Another client for general relaxation massage referred "Laura" to me. Prior to starting our first session she forewarned me (out of being embarrassed) that her leg was "scary" looking due to vein removal surgery she'd had several years prior. I've seen and helped many clients with scar tissue resulting from vein removal surgery but was stunned at hers. Starting about two inches above her knee all the way down to the middle of the foreleg was a scar every inch and a half - with skin puffing up in between. It looked as though she had been bitten by a shark. In addition to the physical scarring, she experienced pain in her knee and down her leg (which made it difficult to keep up with her four boys). As you would imagine these scars not only affected her physically, but emotionally as well. She was very self-conscious of their appearance, so uneasy that she had not worn shorts since the surgery. She was frustrated that she couldn't keep up with her mother's walking pace while out shopping. And she was angry because her doctor told her nothing could be done, "it just healed that way." But after just one scar treatment session Laura experienced relief physically. By the end of three sessions the swelling was gone, the scars were reduced and Laura was thrilled. Laura's scars have faded by 85 percent. She now wears shorts and was able to actually go skiing with the boys for the first time in four years!
"Debbie," 35, came to me several years ago for help with what she thought was carpal tunnel syndrome. After observing a large scar on Debbie's wrist I inquired as to its origin. When she was nine years old she had put her hand through a window chasing her brother. After working on her hand for two sessions, scars from the glass cuts were reduced visibly by about 80 percent, she obtained range of motion back in her hand/wrist and the numbness was gone.
Another regular massage client one day inquired about my services for his 10-year-old son "Bobby." Bobby, who is very active in sports, was born with a clubfoot and was experiencing a lot of pain in the Achilles tendon of his good leg. After three surgeries his foot was locked in an inverted position causing him to walk on the outside edge of the foot. He was also scheduled for a fourth in a series of seven surgeries. After a thorough evaluation it was clear that it was not the deformity of Bobby's club foot that was holding his foot in this position - but the scar tissue and adhesions from the past surgeries which was wrapped around the ankle into the arch of the foot and up the back of the Achilles tendon. Due to the inversion of the foot, Bobby was using his hip flexors to move his leg forward. After working on Bobby's good leg, I asked his parents if it would be all right if I worked on the other foot. Much to the parent's shock after the first session of treatment, Bobby's foot released about 90 degrees. Upon seeing her son stand with his foot almost flat on the ground Bobby's mom said half in shock and half in anger, "Why didn't the doctors tell us to work on the scars? We would have done it everyday!" I continued to work with Bobby for almost two years. Along with continued work on removing the extensive scar tissue, he needed stretching and strengthening sessions to retrain the muscles in the atrophied leg and throughout his hip. While his foot will always be stunted from his deformity he never did have that fourth surgery.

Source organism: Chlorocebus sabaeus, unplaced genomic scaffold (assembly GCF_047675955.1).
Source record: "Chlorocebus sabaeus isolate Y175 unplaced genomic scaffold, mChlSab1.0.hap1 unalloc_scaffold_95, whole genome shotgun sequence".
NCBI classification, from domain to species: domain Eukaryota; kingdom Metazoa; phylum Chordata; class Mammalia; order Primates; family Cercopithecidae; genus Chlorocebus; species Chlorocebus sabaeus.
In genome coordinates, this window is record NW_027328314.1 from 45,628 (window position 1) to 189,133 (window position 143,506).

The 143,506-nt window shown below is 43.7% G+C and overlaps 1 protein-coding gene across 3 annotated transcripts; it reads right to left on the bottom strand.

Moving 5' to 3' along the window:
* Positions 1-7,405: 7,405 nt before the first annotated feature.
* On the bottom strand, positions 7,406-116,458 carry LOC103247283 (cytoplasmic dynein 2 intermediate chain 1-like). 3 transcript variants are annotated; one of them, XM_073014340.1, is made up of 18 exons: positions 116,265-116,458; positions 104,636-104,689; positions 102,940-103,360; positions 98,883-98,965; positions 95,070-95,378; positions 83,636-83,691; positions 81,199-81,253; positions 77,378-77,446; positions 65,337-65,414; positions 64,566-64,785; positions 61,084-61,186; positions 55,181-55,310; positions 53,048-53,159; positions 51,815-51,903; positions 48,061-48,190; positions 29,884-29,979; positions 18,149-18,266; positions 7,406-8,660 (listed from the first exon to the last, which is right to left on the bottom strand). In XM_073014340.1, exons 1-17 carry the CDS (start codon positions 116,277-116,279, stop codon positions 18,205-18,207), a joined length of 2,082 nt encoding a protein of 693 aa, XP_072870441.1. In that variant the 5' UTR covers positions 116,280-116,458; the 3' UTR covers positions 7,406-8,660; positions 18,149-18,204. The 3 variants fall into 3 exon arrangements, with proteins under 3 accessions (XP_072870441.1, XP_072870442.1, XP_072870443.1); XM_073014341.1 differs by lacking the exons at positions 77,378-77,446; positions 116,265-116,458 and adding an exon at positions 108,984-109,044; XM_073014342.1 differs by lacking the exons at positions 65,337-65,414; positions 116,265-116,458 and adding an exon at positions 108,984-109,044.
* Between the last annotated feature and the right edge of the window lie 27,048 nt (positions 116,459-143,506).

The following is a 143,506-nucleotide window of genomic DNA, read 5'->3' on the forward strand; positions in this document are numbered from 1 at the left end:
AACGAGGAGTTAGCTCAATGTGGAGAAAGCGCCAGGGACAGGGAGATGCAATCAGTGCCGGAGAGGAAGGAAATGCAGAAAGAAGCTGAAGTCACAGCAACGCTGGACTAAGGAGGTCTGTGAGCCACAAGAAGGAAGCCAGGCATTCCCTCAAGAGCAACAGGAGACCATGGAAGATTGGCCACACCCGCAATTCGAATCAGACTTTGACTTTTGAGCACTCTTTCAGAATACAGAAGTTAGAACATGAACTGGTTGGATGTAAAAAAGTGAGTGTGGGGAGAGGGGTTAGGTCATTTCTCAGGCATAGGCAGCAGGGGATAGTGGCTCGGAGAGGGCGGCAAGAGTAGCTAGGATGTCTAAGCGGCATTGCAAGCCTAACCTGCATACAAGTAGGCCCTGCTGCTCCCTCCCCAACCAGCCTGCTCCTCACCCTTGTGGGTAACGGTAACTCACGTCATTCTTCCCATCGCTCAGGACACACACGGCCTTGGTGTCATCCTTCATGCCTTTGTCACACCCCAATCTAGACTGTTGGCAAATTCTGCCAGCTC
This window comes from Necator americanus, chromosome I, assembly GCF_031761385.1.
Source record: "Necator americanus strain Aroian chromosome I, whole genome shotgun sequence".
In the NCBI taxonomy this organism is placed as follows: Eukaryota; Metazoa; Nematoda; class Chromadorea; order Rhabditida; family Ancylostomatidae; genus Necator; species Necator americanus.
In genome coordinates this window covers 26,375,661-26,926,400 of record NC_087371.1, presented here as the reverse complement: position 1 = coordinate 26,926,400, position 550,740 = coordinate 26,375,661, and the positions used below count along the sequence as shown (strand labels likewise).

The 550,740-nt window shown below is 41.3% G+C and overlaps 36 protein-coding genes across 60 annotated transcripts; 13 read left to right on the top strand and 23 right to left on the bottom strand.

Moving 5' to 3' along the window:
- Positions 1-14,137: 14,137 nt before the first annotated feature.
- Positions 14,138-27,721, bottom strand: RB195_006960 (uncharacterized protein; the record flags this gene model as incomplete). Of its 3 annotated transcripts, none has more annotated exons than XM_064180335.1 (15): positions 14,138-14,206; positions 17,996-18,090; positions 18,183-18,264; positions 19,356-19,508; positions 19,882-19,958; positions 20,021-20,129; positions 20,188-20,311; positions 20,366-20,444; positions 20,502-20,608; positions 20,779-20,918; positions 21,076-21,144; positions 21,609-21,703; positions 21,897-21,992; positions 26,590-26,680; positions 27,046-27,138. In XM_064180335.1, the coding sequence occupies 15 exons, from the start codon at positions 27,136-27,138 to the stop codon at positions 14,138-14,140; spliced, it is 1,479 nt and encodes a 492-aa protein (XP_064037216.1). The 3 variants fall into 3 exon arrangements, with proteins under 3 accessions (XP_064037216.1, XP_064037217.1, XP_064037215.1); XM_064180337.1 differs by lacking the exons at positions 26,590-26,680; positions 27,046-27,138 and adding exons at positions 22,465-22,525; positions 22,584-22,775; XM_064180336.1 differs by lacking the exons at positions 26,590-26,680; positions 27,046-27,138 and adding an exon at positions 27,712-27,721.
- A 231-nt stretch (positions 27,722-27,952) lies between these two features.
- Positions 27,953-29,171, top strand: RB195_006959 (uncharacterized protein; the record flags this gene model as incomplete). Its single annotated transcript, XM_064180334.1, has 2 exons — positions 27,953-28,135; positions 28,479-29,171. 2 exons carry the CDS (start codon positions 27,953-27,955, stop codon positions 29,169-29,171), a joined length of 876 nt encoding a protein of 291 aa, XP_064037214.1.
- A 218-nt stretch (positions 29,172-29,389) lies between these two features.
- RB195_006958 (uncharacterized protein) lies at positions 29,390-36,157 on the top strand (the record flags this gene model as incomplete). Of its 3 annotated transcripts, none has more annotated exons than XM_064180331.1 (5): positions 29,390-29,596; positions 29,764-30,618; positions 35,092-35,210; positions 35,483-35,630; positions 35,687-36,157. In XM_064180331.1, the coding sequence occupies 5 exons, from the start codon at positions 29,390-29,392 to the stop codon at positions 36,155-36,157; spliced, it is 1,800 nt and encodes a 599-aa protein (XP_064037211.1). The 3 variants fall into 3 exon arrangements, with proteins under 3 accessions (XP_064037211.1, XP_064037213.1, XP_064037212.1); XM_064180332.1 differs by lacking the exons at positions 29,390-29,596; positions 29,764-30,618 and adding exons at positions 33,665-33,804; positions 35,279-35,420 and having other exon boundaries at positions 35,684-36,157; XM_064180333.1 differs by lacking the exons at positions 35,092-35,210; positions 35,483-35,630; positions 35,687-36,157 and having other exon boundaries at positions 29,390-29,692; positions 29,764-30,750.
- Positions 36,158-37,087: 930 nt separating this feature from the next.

It is my hope that with modern science starting to recognize the importance of fascia and the effects of scar tissue on the body that scar tissue release will be brought to the forefront of therapy. Massage therapists can make significant and long-lasting changes in the health and well-being of their clients by incorporating scar tissue release therapy into their treatments. It is my experience that this therapy can play a major supportive and therapeutic role in helping anyone living with the physical, emotional and mental effects of scar tissue and adhesion restrictions.
Marjorie Brook has been a nationally certified, New York State LMT since 1997. She is an advanced AIS practitioner/instructor who teaches nationwide, as well as in Canada and Europe. Marjorie offers continuing education courses in Active Isolated Stretching and Strengthening, Scar Tissue Release, and Body Mechanics through her company at www.brookseminars.com.